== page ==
Supreme Court: Tribal employee can be sued
A U.S. Supreme Court decision earlier this week involving a Mohegan Sun limo driver will make it a bit easier to sue employees of Indian tribes in state courts.
In an opinion written by Justice Sonia Sotomayor, the unanimous decision overturns a state Supreme Court ruling that said William Clarke, the limo driver, could only be sued in the Mohegan Tribes own court because he was doing his job for an Indian tribe when a crash with Brian and Michelle Lewis took place.
James Harrington, who represented the Lewises’, practices frequently in the tribal courts of the Mohegans and the Mashantucket Pequots. He said the courts have caps on the amounts of damages a plaintiff is entitled to, and their cases are decided by judges, not juries.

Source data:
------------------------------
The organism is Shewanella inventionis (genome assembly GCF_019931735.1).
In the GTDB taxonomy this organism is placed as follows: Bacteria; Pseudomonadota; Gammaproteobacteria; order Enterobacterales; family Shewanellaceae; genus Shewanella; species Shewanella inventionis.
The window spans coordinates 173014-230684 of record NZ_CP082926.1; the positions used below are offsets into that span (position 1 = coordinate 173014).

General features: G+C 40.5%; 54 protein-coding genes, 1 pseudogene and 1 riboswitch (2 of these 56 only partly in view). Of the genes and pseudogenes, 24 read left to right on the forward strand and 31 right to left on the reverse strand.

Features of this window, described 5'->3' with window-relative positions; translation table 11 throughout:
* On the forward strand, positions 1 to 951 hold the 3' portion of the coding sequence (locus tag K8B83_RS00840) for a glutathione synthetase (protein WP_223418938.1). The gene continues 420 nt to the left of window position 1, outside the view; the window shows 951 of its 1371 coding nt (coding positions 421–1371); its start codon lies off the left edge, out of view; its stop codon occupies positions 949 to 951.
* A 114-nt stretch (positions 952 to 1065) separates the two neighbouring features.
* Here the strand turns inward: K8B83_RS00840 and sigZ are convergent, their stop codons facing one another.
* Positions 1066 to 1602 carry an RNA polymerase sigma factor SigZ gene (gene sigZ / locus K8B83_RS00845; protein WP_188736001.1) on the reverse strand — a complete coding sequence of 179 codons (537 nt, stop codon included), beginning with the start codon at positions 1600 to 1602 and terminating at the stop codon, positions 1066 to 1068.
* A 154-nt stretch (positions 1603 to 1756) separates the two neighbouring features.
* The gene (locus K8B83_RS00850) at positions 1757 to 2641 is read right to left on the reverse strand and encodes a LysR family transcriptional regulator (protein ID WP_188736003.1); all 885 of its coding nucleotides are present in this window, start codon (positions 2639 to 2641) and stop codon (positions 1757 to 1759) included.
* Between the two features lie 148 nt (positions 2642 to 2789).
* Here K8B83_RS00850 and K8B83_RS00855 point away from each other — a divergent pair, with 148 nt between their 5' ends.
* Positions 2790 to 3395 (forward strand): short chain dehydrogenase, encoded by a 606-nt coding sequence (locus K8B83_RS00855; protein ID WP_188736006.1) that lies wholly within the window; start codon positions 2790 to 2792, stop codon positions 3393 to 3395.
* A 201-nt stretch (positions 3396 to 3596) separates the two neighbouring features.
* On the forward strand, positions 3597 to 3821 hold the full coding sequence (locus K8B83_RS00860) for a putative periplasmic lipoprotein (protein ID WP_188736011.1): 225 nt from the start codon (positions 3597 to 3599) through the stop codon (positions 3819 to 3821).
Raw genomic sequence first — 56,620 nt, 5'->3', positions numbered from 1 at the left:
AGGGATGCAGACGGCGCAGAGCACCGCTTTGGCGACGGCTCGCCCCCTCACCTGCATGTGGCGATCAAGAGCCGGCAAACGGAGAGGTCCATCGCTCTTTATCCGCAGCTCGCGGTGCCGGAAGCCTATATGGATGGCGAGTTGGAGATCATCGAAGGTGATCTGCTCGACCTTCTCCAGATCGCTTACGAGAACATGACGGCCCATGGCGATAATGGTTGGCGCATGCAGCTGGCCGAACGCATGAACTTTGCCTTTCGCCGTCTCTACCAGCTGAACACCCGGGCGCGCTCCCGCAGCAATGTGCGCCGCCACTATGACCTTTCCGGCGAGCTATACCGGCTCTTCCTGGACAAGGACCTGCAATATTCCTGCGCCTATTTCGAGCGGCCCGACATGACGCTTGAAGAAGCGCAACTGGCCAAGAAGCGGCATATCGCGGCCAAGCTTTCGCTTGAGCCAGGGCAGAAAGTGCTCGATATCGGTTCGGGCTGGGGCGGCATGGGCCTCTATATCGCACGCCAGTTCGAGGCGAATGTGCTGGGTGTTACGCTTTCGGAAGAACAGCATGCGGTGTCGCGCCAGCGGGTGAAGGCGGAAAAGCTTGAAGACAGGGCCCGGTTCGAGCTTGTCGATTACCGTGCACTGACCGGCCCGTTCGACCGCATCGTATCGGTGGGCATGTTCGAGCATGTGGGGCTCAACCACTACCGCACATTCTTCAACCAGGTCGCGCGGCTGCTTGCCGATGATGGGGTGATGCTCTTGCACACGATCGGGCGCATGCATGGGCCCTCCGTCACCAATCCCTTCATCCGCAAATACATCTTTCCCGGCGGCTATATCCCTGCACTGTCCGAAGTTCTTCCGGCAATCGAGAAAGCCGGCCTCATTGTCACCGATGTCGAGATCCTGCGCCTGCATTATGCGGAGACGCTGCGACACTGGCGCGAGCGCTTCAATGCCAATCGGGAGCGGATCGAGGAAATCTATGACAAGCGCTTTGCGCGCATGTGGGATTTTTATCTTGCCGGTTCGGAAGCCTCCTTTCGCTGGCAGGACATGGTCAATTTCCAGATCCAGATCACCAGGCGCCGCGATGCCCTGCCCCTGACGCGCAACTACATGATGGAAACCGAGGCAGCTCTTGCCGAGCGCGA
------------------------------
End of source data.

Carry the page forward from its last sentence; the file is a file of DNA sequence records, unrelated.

The ruling does not limit tribal sovereignty on reservations or involving the tribes themselves, meaning anyone accidentally injured at either tribal-owned casino in Connecticut still won’t be able to sue except in a tribal court.
After losing her case in tribal court, Sun tried to sue several Foxwoods officials who confiscated her winnings in federal court in Connecticut, claiming: “Plaintiffs are suing them … in their individual capacities in concert with a state police officer.”
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